Owner Review

2001 Subaru Liberty Heritage (AWD) Review

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Early in the year, it became apparent that we needed a 3rd car within our family, as we had four drivers that would share between two cars, which became quite a hassle as we'd all need to figure out when and who could use a car, and next year we'll be having a 5th driver come into play.

We were tossing up between options Like the first generation Mazda 6, NF Hyundai Sonata (And it's relatively bland cousin, the Kia Magentis), and other options, but they were all kind of expensive as we didn't really want to spend more than $6,000. But then we found this, a 2001 Subaru Liberty Heritage wagon. The price was extremely attractive being just under $6k from a used car dealer, and it only had 128,824km from memory) when we purchased it, which is very low for its age, equating to less than 10,000km a year. Great deal we thought, and went to have a look at it within the next few days. We loved it and bought it that day.

About Six months on (And while I know we haven't had it that long from an ownership point of view), it's been trouble free, and a great car to drive, also easing up the need for us to share cars. Being a Subaru, it drives well and stays very flat through corners, while still maintaining a smooth ride, riding on 205/55/R16" tyres/wheels, and has very good visibility. The steering is also good, being direct, quick, and offering plenty of feedback, so much so that the steering seems to love to have a wander on centre, as there is small but noticeable left/right movements in your hands, even on flat smooth roads, it's hardly a problem though.

The 2.5L offers 115kw and 223nm and it has good get up and go from the AWD layout, offers good mid range, and sounds good, that typical Boxer engine burble.
The 4 speed auto has 3 modes via a switch next to it, Normal, Power and Hold. In normal, it's quite eager to grab the highest gear possible for economy, sometimes being annoying when going up a hill, but that's what the Power mode is for. It could have had a 5th gear, however, as sitting at 100km/h the car is showing a reasonably high 2500rpm and it gets worse the higher your speed climbs. Also, the shift gate is confusing, as you really have to look down, as you might drop it into '3' if you move the shifter all the way down instead of moving it left after you're in 'D' like most cars. Finally, economy, I haven't measured it properly but I'd assume we're averaging somewhere between 9-11L/100km, so average, with a 64L tank.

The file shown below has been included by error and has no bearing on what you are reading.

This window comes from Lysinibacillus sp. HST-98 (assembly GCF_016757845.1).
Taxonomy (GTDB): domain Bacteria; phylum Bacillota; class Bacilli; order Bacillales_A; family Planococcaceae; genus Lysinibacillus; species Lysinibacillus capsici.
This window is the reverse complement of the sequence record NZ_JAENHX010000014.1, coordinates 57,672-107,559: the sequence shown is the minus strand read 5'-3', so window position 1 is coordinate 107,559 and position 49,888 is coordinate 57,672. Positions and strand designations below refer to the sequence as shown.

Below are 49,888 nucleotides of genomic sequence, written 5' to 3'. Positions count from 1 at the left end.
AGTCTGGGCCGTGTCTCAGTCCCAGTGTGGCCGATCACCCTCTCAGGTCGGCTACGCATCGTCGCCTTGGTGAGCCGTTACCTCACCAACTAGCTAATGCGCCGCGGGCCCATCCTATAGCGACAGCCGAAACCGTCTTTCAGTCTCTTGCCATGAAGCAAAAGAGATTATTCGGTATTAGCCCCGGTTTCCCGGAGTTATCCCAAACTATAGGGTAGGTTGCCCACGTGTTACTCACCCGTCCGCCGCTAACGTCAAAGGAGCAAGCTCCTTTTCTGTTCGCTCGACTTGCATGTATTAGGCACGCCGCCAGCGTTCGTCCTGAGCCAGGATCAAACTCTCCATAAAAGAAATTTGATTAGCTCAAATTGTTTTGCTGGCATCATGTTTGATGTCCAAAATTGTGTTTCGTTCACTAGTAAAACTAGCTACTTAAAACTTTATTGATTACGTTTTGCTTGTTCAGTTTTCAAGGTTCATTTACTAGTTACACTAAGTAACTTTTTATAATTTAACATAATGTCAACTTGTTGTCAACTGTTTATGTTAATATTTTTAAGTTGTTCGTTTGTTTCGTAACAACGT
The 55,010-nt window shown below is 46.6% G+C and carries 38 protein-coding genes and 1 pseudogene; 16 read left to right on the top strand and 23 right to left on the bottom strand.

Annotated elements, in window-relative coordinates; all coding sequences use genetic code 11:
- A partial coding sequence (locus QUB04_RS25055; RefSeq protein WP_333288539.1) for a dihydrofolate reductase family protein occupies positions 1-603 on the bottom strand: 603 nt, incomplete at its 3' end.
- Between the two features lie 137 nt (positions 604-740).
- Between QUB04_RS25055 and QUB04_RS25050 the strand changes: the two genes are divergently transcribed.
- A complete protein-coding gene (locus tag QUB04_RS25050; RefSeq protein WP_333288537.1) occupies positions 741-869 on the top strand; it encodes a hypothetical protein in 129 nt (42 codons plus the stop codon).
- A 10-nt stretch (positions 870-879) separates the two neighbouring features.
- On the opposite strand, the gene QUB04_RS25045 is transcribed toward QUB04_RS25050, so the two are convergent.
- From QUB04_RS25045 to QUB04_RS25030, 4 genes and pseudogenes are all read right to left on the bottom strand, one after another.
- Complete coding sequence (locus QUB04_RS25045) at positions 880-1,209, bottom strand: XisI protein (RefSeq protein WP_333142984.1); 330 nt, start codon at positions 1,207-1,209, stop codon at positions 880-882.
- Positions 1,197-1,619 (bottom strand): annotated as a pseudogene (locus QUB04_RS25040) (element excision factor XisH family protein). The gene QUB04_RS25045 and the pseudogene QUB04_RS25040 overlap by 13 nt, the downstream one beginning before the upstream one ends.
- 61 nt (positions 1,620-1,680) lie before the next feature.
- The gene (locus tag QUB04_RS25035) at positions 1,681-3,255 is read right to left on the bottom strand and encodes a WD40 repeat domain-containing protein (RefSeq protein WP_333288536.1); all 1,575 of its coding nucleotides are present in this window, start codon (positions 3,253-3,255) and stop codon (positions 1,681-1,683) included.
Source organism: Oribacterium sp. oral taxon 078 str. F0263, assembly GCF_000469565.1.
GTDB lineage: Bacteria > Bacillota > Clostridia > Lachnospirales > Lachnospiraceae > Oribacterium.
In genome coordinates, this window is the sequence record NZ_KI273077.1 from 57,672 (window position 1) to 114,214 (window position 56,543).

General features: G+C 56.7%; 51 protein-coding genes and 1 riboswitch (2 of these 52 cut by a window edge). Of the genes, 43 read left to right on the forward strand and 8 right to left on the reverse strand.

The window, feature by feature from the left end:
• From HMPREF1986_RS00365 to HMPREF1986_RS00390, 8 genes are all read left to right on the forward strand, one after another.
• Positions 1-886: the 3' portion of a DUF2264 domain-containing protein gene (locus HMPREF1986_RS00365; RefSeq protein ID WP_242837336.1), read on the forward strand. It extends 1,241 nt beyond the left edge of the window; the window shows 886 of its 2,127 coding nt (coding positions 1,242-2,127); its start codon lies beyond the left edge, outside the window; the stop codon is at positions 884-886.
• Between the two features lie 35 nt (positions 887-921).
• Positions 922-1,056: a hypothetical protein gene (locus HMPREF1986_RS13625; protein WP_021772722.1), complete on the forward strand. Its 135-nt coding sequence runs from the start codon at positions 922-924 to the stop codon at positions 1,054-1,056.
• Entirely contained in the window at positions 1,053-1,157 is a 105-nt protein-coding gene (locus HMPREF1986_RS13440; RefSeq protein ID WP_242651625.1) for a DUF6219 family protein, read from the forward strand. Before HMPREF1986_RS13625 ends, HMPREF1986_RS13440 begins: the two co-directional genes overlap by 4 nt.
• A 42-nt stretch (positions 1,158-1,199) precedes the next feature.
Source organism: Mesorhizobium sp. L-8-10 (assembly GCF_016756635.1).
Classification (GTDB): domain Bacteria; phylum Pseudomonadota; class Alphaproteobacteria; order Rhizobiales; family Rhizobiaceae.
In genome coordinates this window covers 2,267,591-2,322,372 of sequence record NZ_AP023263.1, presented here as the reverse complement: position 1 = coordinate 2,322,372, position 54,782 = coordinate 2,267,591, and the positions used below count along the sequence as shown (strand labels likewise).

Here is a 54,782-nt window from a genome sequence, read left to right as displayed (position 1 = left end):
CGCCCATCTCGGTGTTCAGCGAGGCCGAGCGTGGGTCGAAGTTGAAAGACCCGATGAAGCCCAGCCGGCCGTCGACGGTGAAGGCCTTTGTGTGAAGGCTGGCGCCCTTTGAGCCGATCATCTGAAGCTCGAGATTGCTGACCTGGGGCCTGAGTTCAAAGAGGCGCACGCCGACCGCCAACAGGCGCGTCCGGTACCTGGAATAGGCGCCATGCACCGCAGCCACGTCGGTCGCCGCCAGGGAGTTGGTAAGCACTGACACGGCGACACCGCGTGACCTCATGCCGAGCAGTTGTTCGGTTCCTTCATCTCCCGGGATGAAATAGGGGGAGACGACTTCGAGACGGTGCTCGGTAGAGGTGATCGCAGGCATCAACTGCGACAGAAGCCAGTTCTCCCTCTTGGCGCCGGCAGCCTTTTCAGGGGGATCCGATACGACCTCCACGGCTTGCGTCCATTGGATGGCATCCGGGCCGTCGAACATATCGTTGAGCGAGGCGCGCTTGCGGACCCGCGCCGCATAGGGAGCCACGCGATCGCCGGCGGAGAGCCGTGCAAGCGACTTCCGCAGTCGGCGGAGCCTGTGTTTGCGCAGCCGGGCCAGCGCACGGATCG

Moving on inside, the Heritage model being the top of the range is loaded with kit. Safety wise it has 4 Airbags, Front fog lights, ABS, and VDC, which is believed to be an early type of ESC. Features wise it has Cruise control, AM/FM radio, 6-Stack CD player with a Tape deck (Both redundant by todays standards but we still use the CD player, and Radio sound quality is pretty good), Leather seats/wheel/shifter/doors, very 'cool' Climate control, a Dual-pane Sunroof which is quite groovy (And the shades are quite thick which is good for our summer), and all the other usual electrics. It also came with genuine Subaru streamlined Roof Racks which was good.

The seats are comfortable, especially the back ones which are well cushioned, I hardly spend time back there though, and it's not that wide across the rear bench, meaning the middle seat is quite thin. The there's soft touch plastics in all the high contact areas, and the leather on the doors is very soft. Speaking of the doors, I believe the Door Stays may have worn out as they seem to swing open very easily, even on flat surfaces. The doors are also a frameless design which is really nice, but you kind of have to re-learn closing them as it's easy to put all your fingerprints on the glass if you're used to framed windows, and if someone slams the door it's quite a scary experience, just remember to close them by the metal panel. The boot is huge too, and offers flat folding seats to extend it, and under the boot floor is a full sized spare wheel.

One minor gripe is that the High-Beam lights are honestly quite dull literally, my friend also has a 3rd Generation Liberty and they're weren't great in the country. I'm not sure if these are the original bulbs, but there's no point in changing them when they're not used often.

Never the less, this car was a really decent purchase for the age, as is any other 3rd Generation Liberty, and if you find a decently priced and low km one, it offers many great features in the Heritage spec, and is a reliable, comfortable, good driving, and reasonably safe car to own, and would be a great car or even first car for anyone.